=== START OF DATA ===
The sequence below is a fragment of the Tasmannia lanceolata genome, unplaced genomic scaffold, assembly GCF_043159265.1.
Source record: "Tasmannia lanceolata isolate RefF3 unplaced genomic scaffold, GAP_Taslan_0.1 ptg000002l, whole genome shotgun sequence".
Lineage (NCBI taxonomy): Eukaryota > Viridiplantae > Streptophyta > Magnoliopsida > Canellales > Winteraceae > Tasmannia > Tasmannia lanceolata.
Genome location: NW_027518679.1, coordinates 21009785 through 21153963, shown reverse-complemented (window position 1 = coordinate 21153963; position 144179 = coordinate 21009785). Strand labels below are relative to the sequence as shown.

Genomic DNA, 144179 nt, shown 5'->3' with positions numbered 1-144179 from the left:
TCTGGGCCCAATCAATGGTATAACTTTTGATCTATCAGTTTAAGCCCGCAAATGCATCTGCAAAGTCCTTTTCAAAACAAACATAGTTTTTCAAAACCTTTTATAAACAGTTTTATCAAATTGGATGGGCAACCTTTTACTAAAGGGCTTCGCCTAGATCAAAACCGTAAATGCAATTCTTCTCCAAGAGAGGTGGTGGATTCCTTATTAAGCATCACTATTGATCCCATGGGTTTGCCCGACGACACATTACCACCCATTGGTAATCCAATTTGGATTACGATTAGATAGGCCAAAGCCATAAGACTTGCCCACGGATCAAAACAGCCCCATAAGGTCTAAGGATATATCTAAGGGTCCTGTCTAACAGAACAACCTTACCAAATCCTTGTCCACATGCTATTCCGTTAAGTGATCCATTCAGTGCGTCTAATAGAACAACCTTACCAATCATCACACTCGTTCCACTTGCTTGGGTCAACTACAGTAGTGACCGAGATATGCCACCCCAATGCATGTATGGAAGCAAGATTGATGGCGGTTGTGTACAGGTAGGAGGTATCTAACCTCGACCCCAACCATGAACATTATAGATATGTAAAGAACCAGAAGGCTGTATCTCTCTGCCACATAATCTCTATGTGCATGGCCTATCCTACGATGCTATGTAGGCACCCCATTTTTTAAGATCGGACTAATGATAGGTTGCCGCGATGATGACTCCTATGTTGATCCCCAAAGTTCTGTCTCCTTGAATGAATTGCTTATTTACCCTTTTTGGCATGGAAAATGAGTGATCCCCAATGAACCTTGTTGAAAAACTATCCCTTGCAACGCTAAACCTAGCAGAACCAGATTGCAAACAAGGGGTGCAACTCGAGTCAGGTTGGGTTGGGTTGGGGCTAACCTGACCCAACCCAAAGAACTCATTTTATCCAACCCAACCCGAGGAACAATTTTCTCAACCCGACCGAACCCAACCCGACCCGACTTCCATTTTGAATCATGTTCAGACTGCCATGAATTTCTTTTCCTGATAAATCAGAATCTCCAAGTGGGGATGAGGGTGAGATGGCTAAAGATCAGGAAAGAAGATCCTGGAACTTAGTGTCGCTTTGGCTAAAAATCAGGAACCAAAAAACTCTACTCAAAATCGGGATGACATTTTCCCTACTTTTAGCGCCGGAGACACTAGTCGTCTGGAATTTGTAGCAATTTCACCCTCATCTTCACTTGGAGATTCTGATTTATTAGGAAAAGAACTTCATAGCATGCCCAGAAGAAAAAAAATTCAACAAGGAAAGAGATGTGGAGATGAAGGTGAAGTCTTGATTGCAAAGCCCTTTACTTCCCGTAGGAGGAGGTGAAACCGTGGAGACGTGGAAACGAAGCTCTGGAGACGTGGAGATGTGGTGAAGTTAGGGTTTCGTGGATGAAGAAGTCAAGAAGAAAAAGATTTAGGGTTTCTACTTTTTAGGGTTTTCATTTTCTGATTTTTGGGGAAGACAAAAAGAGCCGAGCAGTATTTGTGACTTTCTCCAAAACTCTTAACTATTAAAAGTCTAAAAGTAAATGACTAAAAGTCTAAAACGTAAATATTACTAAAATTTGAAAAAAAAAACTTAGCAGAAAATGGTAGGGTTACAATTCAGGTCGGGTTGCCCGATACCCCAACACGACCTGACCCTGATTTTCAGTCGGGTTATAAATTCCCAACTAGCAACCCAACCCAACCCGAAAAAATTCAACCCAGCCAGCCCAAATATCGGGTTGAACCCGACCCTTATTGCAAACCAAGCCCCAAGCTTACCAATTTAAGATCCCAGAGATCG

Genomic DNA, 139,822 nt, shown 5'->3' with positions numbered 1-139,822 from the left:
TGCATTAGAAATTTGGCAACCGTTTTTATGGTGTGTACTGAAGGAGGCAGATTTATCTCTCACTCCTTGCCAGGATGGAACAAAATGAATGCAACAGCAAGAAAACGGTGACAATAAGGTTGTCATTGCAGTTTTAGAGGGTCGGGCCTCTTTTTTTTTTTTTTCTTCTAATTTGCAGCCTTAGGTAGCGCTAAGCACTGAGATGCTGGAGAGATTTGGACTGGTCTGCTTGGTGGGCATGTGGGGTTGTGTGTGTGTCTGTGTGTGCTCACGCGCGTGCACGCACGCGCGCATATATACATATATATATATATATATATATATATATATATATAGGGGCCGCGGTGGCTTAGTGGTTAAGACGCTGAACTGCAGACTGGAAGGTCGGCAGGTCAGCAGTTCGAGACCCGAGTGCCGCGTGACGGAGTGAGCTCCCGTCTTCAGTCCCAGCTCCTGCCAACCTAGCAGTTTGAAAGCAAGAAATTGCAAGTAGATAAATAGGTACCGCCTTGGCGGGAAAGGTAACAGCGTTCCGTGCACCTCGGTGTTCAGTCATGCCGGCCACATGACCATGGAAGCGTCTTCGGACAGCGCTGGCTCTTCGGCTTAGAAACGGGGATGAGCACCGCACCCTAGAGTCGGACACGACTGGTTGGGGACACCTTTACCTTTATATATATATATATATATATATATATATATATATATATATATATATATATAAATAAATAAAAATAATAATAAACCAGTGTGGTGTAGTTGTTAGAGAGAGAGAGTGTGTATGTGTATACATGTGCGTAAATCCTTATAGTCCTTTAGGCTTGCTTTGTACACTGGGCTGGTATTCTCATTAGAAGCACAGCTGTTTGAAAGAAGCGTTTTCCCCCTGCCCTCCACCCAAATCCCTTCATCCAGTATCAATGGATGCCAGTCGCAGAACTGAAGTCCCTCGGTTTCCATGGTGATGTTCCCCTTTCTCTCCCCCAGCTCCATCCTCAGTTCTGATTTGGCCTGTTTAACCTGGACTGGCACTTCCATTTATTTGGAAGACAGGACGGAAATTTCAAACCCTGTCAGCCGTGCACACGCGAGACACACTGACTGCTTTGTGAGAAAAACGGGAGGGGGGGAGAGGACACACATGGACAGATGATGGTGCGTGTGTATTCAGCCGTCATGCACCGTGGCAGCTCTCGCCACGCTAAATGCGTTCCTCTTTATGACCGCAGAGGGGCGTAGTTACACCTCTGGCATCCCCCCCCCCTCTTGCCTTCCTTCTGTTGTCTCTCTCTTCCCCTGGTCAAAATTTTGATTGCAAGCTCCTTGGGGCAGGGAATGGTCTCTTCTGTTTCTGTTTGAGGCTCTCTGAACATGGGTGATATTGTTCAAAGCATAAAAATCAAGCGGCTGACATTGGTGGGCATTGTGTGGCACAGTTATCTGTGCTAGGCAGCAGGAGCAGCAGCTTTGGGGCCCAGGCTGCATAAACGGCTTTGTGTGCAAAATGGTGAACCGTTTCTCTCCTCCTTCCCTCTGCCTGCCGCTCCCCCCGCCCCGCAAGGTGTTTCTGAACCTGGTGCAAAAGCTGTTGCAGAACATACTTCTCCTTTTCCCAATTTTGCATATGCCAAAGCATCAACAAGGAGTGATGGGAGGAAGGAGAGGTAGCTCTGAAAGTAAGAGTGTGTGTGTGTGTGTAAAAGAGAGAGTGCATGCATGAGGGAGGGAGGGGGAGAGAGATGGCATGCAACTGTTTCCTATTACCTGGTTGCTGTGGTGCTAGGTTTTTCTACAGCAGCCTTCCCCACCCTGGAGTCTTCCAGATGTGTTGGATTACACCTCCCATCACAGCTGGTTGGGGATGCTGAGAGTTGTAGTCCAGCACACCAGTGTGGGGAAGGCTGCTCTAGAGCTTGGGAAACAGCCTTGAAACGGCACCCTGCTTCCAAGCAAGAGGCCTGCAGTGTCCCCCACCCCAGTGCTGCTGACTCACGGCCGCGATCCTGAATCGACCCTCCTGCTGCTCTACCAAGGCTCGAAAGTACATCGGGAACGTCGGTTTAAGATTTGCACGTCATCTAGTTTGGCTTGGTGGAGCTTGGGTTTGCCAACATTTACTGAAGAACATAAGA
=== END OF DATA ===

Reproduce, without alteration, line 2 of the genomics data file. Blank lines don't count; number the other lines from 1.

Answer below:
Source record: "Tasmannia lanceolata isolate RefF3 unplaced genomic scaffold, GAP_Taslan_0.1 ptg000002l, whole genome shotgun sequence".